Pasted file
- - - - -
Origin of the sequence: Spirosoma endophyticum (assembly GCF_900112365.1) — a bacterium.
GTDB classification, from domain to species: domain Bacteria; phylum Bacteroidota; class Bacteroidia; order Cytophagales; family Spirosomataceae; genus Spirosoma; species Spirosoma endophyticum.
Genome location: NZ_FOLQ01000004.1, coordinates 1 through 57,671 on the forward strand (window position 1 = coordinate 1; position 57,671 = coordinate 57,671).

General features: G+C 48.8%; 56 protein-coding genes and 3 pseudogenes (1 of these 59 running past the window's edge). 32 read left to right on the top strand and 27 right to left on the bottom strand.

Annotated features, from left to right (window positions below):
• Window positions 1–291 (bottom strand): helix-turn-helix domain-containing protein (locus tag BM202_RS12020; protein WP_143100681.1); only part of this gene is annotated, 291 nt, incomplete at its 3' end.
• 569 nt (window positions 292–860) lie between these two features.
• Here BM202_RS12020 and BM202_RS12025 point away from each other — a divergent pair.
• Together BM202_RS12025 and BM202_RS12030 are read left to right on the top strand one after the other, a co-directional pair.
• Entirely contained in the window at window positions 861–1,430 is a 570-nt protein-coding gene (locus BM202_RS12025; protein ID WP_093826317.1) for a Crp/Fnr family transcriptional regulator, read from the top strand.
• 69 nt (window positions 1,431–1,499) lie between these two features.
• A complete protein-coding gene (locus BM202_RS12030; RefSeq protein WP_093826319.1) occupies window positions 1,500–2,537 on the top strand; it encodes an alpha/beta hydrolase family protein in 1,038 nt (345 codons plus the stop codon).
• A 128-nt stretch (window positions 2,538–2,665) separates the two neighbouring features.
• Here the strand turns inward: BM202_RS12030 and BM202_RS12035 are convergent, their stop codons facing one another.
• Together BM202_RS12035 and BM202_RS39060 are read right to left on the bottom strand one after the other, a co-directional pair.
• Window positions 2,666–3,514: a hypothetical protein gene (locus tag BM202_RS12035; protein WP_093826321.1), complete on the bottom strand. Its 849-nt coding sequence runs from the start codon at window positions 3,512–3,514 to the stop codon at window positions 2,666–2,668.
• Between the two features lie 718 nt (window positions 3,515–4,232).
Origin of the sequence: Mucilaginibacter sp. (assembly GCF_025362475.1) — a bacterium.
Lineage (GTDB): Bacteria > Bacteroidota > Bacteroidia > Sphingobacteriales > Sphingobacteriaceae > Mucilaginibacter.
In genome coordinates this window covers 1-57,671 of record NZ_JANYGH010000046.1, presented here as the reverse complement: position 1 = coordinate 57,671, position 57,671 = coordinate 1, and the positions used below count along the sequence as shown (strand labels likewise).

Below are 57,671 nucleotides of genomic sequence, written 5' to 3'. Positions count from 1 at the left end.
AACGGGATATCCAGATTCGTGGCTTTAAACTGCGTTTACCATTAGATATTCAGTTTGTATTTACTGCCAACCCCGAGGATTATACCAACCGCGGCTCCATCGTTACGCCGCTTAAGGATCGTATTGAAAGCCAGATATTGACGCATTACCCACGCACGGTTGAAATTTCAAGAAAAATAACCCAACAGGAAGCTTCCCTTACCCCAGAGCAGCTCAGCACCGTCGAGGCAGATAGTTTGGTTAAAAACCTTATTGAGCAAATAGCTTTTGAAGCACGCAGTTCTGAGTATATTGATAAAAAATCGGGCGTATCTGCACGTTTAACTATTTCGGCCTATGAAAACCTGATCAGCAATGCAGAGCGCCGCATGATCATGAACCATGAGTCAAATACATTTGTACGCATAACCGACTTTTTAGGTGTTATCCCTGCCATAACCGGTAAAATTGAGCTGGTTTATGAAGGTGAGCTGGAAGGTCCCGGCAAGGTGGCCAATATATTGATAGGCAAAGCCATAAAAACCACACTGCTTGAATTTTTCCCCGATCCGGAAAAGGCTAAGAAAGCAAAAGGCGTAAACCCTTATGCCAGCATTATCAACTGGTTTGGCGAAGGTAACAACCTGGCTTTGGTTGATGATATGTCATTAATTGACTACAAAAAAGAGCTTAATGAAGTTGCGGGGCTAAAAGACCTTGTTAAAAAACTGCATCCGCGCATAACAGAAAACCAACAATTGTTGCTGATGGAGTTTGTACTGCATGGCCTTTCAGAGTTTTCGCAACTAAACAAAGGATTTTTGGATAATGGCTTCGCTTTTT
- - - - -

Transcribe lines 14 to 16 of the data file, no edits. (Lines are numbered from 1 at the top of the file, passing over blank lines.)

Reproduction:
• Here the strand turns inward: BM202_RS12030 and BM202_RS12035 are convergent, their stop codons facing one another.
• Together BM202_RS12035 and BM202_RS39060 are read right to left on the bottom strand one after the other, a co-directional pair.
• Window positions 2,666–3,514: a hypothetical protein gene (locus tag BM202_RS12035; protein WP_093826321.1), complete on the bottom strand. Its 849-nt coding sequence runs from the start codon at window positions 3,512–3,514 to the stop codon at window positions 2,666–2,668.